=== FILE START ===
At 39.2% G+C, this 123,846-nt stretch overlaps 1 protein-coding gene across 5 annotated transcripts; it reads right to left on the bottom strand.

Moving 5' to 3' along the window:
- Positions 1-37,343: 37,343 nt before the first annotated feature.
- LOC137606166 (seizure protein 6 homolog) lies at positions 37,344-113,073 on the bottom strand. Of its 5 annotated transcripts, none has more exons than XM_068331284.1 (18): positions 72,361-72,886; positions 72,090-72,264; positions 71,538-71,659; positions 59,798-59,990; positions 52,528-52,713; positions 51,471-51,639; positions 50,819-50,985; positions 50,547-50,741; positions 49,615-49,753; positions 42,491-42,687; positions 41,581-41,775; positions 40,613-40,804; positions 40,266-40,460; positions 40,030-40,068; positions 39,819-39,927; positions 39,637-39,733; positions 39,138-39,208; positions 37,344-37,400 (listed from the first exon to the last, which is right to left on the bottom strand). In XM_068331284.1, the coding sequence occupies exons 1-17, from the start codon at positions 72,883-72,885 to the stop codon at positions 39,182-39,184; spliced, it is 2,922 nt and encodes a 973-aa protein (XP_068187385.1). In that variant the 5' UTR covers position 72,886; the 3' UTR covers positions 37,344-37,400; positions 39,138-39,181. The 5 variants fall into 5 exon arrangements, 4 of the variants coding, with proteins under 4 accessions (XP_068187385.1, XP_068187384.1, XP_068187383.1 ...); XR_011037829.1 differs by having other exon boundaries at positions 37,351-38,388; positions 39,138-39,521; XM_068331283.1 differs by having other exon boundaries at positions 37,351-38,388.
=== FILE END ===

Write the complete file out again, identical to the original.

At 39.2% G+C, this 123,846-nt stretch overlaps 1 protein-coding gene across 5 annotated transcripts; it reads right to left on the bottom strand.

Moving 5' to 3' along the window:
- Positions 1-37,343: 37,343 nt before the first annotated feature.
- LOC137606166 (seizure protein 6 homolog) lies at positions 37,344-113,073 on the bottom strand. Of its 5 annotated transcripts, none has more exons than XM_068331284.1 (18): positions 72,361-72,886; positions 72,090-72,264; positions 71,538-71,659; positions 59,798-59,990; positions 52,528-52,713; positions 51,471-51,639; positions 50,819-50,985; positions 50,547-50,741; positions 49,615-49,753; positions 42,491-42,687; positions 41,581-41,775; positions 40,613-40,804; positions 40,266-40,460; positions 40,030-40,068; positions 39,819-39,927; positions 39,637-39,733; positions 39,138-39,208; positions 37,344-37,400 (listed from the first exon to the last, which is right to left on the bottom strand). In XM_068331284.1, the coding sequence occupies exons 1-17, from the start codon at positions 72,883-72,885 to the stop codon at positions 39,182-39,184; spliced, it is 2,922 nt and encodes a 973-aa protein (XP_068187385.1). In that variant the 5' UTR covers position 72,886; the 3' UTR covers positions 37,344-37,400; positions 39,138-39,181. The 5 variants fall into 5 exon arrangements, 4 of the variants coding, with proteins under 4 accessions (XP_068187385.1, XP_068187384.1, XP_068187383.1 ...); XR_011037829.1 differs by having other exon boundaries at positions 37,351-38,388; positions 39,138-39,521; XM_068331283.1 differs by having other exon boundaries at positions 37,351-38,388.